from Wiktionary, Creative Commons Attribution/Share-Alike License
- n. A person who is skilled at, professes, or practices seismology.
from The Century Dictionary and Cyclopedia
- n. A scientific investigator or student of earthquake phenomena; one who endeavors, by the aid of seismometric observations, to arrive at the more important facts connected with the origin and distribution of earthquakes.
from WordNet 3.0 Copyright 2006 by Princeton University. All rights reserved.
- n. a geophysicist who studies earthquakes and the mechanical characteristics of the Earth
Brian Baptie, a seismologist from the British Geological Survey, said: "Indonesia is one of the most seismically active places on Earth, so there's always going to be a chance of a volcano erupting around the same time as an earthquake."
"It's hard to even imagine just how much water was displaced," said Lynda Lastowka, seismologist at the United States Geological Survey.
Thomas Heaton, a seismologist at the California Institute of Technology, expects a similar large quake along a subduction zone in northwestern North America, at some point in the future.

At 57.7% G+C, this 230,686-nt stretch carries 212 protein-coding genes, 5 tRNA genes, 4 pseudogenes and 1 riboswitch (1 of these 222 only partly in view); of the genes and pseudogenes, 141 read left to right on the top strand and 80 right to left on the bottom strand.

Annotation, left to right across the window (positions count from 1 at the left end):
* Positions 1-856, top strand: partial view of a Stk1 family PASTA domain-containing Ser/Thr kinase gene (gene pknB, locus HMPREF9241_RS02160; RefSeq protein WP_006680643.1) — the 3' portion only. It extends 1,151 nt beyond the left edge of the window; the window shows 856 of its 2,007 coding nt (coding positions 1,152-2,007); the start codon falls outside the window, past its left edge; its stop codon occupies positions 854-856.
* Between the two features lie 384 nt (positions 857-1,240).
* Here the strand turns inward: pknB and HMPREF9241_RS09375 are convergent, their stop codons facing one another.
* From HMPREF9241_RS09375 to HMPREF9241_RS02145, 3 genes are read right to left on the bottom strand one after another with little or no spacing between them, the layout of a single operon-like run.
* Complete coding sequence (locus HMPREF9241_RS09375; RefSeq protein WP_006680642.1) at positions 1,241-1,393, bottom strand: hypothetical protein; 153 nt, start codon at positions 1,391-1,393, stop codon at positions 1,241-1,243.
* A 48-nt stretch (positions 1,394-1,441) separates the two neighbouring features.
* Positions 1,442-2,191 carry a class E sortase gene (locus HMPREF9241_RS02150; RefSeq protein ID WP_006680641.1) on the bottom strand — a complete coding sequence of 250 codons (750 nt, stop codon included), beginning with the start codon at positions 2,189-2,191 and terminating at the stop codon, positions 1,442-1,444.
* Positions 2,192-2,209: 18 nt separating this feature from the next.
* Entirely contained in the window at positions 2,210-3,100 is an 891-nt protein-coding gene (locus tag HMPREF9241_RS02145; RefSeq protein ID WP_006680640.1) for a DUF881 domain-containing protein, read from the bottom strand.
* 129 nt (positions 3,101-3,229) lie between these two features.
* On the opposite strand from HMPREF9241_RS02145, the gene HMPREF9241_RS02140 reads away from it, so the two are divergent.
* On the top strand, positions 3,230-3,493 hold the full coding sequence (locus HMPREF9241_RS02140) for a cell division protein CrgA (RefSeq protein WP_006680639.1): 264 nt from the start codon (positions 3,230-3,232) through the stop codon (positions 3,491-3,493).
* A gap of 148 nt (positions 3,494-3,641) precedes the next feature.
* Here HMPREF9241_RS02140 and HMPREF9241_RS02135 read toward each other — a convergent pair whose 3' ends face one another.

But it's really semantics right now, Paul Earle, seismologist at the National Earthquake Information Center, said.
Abigail, that seismologist seems to have gotten it exactly backwards.
In March, a Leading Edge journal study led by seismologist Brian Stump of Southern Methodist University in Dallas suggested hydraulic fracturing had triggered small earthquakes in Texas in 2008 and 2009, when flowback water was "deep-injected" onto an earthquake fault, one method of getting rid of wastewater that doesn't let it flow into streams.
One seismologist said the depth of Wednesday's quake -- 90 miles -- meant damage was unlikely.
A one time seismologist who used to predict earthquakes, Schnapp now predicts a mini-market explosion in reaction to her higher than expected jobs numbers, something on the order, she figures, of a Dow rise on Friday of between 150 and 180 points.
The toll was much greater than in September for three reasons, according to John Townend, a seismologist based at Victoria University of Wellington.
"The critical issue with this earthquake was that the epicenter was at shallow depth under Christchurch, so many people were within 10 to 20 kilometers 6 to 12 miles of the fault rupture," said Gary Gibson, a seismologist at Australia's Melbourne University.
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